Revision 1.4 will be replaced with 1.5 which will adapt a different JTAG connector. The new connector will allow the Atmel SAM-ICE debugger to connect directly to the openTPM. A cable does not exist that allows the TAG CONNECT to plug directly into the SAM-ICE debugger.
This revision forgoes all 0201 components for 0402 resistors and capacitors. Trace width was increased for power supply lines and JTAG connections. The JTAG’s voltage reference line is now connected to the TAG CONNECT footprint. Ground footprint was optimized for the bottom and inner-signal layer.
The first thing you may notice about the following photos is the jumper wire on the debug port. This is due to the fact that VTREF was left accidentally disconnected from VCC. This prevents the JTAG port from operating correctly as it can not sense a voltage on this line. The next revision, 1.3, will correct this issue. I will also replace all 0201 components with ones that are size 0402. This will make hand assembly easier for the user.
Initially the device was not recognized by the computer. I checked the voltages and incoming 5.0V was good from the connector to the voltage regulator but there was nothing on the output side. After reflowing the voltage regulator the device was immediately recognized as a Bossa Program Port.
Bossa is a flash programming utility for Atmel’s SAM family of flash-based ARM microcontrollers. Upon attempting to install Bossa on a Windows 10 machine, the installer stops prematurely.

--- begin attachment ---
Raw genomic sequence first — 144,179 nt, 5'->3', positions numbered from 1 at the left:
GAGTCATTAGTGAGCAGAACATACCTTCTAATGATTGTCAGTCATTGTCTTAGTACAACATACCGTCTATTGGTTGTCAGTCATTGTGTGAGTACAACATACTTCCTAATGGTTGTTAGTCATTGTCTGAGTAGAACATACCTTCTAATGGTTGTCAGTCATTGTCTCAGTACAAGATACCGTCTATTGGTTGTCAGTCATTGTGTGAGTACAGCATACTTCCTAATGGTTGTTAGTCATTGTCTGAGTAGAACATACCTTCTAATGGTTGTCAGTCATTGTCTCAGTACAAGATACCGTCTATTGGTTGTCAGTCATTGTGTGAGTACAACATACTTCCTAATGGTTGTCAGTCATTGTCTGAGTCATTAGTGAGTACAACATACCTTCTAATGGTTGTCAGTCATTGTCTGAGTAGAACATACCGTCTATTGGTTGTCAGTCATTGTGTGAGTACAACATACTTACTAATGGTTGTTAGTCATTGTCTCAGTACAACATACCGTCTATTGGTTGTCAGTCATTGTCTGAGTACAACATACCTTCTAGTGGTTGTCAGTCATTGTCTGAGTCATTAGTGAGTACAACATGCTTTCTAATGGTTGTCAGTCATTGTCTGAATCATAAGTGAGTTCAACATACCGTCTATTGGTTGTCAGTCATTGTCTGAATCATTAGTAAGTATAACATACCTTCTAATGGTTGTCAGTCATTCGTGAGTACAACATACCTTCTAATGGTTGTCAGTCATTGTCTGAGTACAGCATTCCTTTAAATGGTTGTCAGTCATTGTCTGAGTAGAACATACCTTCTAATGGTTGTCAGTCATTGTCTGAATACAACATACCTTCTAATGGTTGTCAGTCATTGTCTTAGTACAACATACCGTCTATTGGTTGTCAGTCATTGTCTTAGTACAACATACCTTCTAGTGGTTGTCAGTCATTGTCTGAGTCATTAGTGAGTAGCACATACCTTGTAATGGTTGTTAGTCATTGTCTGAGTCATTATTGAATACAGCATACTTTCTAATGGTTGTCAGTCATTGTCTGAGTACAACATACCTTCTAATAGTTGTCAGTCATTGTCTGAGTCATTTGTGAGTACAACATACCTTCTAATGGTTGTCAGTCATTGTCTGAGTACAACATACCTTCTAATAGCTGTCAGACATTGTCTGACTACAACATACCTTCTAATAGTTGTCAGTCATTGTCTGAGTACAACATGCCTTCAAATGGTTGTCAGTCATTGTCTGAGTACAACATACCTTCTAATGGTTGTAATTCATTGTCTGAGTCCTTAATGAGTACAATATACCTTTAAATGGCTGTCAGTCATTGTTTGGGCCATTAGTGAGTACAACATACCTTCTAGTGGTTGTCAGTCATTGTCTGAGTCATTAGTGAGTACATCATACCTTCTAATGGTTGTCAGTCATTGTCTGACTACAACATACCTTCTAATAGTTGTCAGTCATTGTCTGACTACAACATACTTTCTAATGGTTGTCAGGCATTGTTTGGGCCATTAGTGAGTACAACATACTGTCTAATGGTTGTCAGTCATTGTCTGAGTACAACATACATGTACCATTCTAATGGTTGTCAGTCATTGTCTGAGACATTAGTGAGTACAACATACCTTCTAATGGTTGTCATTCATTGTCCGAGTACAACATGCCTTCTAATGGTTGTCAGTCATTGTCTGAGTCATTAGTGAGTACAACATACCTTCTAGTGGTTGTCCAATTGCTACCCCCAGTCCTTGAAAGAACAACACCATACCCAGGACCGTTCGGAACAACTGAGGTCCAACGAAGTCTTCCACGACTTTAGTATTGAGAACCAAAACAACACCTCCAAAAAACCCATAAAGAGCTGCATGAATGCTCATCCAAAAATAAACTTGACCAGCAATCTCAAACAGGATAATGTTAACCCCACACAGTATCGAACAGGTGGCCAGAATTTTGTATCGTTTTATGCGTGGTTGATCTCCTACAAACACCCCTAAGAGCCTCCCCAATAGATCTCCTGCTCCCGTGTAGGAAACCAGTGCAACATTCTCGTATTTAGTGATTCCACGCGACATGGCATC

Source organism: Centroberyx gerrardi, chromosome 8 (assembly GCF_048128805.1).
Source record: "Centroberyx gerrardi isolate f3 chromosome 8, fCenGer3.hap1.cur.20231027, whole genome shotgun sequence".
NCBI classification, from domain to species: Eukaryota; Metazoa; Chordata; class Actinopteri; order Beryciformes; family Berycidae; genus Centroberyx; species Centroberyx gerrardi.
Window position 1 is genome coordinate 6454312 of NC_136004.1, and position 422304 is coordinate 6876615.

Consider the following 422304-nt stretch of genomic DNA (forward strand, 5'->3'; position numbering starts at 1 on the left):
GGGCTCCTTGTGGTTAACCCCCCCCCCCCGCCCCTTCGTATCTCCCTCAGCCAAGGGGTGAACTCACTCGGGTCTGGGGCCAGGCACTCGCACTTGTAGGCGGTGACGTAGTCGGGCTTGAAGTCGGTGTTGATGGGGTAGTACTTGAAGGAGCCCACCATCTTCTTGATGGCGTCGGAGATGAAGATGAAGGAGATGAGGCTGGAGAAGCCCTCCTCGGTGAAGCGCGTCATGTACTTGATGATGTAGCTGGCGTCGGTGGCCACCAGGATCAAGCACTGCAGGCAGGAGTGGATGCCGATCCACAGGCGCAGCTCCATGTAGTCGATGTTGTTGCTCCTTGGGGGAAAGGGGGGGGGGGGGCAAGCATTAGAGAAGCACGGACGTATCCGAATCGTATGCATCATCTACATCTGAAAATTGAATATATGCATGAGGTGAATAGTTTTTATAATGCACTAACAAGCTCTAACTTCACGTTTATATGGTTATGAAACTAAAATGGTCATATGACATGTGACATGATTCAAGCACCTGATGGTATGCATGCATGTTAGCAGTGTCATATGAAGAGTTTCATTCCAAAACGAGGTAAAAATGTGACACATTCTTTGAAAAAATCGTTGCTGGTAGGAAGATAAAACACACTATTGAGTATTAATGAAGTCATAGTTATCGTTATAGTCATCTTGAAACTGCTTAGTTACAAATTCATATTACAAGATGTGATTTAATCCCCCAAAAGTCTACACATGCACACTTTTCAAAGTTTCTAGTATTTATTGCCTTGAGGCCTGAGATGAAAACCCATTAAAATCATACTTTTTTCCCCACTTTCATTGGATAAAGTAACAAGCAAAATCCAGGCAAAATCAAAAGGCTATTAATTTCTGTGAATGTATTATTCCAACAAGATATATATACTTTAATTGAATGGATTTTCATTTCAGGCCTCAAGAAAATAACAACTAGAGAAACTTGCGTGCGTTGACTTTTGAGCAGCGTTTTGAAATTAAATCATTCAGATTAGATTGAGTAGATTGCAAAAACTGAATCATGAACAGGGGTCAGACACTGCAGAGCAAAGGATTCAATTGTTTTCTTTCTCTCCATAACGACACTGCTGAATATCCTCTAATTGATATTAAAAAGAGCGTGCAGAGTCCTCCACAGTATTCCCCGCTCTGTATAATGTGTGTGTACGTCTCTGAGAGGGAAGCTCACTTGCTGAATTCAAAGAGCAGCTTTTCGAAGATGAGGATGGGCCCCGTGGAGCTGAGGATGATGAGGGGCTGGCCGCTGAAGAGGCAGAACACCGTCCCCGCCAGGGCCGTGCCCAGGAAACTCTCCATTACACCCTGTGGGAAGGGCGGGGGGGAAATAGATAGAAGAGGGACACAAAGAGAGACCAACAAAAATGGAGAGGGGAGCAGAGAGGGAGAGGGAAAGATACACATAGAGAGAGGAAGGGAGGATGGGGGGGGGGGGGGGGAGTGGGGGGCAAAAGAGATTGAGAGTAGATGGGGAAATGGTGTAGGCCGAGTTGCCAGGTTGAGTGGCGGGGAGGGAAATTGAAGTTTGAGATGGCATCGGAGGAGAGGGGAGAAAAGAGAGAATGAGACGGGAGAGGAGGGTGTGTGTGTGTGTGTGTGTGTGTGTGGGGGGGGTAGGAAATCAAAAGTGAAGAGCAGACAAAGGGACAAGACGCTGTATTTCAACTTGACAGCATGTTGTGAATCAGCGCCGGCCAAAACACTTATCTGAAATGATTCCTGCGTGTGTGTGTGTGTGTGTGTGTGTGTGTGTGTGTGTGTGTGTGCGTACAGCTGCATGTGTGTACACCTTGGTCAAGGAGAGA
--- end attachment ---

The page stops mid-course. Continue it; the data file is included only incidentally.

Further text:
I will attempt to contact the creators of this software in order to find a solution to get it to install properly on Windows 10. In the meantime, I was able to use Atmel’s SAM-BA software and a default configuration for one of their evaluation kits to install the example code provided with their TPM SDK.
Upon uploading this code, a Teensy USB Serial port appeared in Device Manager. I used PuTTY to connect to the COM4 at 9600 baud and the following appeared.
After pressing 1 to startup the TPM, I attempted to verify the TPM was in fact working. I did this by pressing t to get the version number of the device.
The correct version number appeared. I know this because this is the number printed on the actual device.
Stay tuned for revision 1.3 which will use larger components and fix the JTAG voltage sense line issue. Code to interact with the CryptoAuthentication components will be developed soon.
This revision makes use of the 3rd layer for signals and ground. This revision frees up the ground plane on the top layer and connects the top ground plane to the debug connector.
A PDF of the schematic is available here.
This revision is available on Open Source Hardware Park. It is a shared project. You can order them directly from OSH Park. We ordered three PCBs and they will be manufactured on July 30th then about a week after we will receive them in the mail.
After a few hours designing in EAGLE CAD, we have developed a rough concept of the Open Hardware USB based TPM. A SAM4S microcontroller from Atmel featuring an ARM Cortex M4 which operates at 120MHz maximum speed. This device contains Atmel’s full suite of CryptoAuthentication and an SPI version of their TCG 1.2 Trusted Platform Module.
Atmel offers an evaluation kit for the Atmel CryptoAuthentication™ Family in the same enclosure we intend on building the openTPM. The enclosure is a USB-31 series from Polycase.
We are setting out to build a Trusted Platform Module (TPM) into a USB form factor.
This should afford an easy way to add TPM capabilities to a device that lacks this important feature. The TPM is usually built in at the factory or offered as part of an add-on card. We can build a hardware root-of-trust for signing certificates, hashing data and generating random numbers. This is essential for proper cryptography to work in a trusted environment.
Our initial offering will include an Atmel AT97SC3205 trusted security module that conforms to Trusted Computing Group (TCG) Main v1.2, r116, TIS v1.3 specifications. USB functionality will be provided by an Atmel SAM4S microcontroller operating at 120MHz.